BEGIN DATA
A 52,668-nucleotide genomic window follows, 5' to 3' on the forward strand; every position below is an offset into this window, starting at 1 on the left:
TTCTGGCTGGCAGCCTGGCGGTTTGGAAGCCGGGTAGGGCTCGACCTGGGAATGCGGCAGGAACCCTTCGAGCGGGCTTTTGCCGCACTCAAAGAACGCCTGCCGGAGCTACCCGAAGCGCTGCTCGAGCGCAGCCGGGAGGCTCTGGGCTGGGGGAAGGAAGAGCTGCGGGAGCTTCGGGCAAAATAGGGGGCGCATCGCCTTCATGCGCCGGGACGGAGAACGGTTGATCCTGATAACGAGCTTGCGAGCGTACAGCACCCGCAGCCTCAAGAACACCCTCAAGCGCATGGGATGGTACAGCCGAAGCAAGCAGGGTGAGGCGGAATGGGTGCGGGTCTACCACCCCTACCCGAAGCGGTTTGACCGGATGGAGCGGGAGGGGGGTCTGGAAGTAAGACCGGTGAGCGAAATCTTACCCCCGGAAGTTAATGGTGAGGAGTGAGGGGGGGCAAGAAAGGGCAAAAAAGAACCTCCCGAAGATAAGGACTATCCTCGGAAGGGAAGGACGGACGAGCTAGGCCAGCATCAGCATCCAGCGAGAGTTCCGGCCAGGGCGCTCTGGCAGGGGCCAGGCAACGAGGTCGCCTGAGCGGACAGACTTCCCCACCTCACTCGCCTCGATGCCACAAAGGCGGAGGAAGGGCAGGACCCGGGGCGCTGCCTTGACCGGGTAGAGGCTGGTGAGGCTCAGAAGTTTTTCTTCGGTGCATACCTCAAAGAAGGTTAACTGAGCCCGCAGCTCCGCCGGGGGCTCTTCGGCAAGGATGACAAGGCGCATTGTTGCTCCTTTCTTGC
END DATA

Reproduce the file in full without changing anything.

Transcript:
A 52,668-nucleotide genomic window follows, 5' to 3' on the forward strand; every position below is an offset into this window, starting at 1 on the left:
TTCTGGCTGGCAGCCTGGCGGTTTGGAAGCCGGGTAGGGCTCGACCTGGGAATGCGGCAGGAACCCTTCGAGCGGGCTTTTGCCGCACTCAAAGAACGCCTGCCGGAGCTACCCGAAGCGCTGCTCGAGCGCAGCCGGGAGGCTCTGGGCTGGGGGAAGGAAGAGCTGCGGGAGCTTCGGGCAAAATAGGGGGCGCATCGCCTTCATGCGCCGGGACGGAGAACGGTTGATCCTGATAACGAGCTTGCGAGCGTACAGCACCCGCAGCCTCAAGAACACCCTCAAGCGCATGGGATGGTACAGCCGAAGCAAGCAGGGTGAGGCGGAATGGGTGCGGGTCTACCACCCCTACCCGAAGCGGTTTGACCGGATGGAGCGGGAGGGGGGTCTGGAAGTAAGACCGGTGAGCGAAATCTTACCCCCGGAAGTTAATGGTGAGGAGTGAGGGGGGGCAAGAAAGGGCAAAAAAGAACCTCCCGAAGATAAGGACTATCCTCGGAAGGGAAGGACGGACGAGCTAGGCCAGCATCAGCATCCAGCGAGAGTTCCGGCCAGGGCGCTCTGGCAGGGGCCAGGCAACGAGGTCGCCTGAGCGGACAGACTTCCCCACCTCACTCGCCTCGATGCCACAAAGGCGGAGGAAGGGCAGGACCCGGGGCGCTGCCTTGACCGGGTAGAGGCTGGTGAGGCTCAGAAGTTTTTCTTCGGTGCATACCTCAAAGAAGGTTAACTGAGCCCGCAGCTCCGCCGGGGGCTCTTCGGCAAGGATGACAAGGCGCATTGTTGCTCCTTTCTTGC